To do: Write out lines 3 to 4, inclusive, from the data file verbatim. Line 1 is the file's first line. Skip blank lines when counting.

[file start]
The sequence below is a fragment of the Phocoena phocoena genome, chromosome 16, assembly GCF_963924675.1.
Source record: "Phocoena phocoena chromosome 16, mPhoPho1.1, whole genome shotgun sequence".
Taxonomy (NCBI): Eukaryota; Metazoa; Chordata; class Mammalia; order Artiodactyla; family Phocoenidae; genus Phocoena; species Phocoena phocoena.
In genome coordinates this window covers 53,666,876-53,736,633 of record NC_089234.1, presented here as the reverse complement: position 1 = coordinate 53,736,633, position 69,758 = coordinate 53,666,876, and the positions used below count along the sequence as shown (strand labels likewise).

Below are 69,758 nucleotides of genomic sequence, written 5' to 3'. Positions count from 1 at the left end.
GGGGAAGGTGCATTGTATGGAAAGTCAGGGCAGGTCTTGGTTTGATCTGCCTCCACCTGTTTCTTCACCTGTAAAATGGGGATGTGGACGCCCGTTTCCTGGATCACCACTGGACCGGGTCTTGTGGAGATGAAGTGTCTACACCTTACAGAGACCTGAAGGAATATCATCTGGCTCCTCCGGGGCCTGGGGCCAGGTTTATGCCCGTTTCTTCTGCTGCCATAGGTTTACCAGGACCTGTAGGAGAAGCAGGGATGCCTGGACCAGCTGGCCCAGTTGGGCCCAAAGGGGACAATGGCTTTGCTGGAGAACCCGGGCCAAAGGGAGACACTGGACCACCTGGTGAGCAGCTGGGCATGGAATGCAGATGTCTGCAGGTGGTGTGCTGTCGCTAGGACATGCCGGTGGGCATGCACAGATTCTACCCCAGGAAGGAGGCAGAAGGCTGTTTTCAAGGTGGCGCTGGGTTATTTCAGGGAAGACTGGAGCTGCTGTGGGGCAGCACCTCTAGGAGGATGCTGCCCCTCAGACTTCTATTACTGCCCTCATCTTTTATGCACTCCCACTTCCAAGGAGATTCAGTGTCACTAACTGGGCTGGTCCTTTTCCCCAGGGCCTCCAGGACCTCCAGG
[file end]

Taxonomy (NCBI): Eukaryota; Metazoa; Chordata; class Mammalia; order Artiodactyla; family Phocoenidae; genus Phocoena; species Phocoena phocoena.
In genome coordinates this window covers 53,666,876-53,736,633 of record NC_089234.1, presented here as the reverse complement: position 1 = coordinate 53,736,633, position 69,758 = coordinate 53,666,876, and the positions used below count along the sequence as shown (strand labels likewise).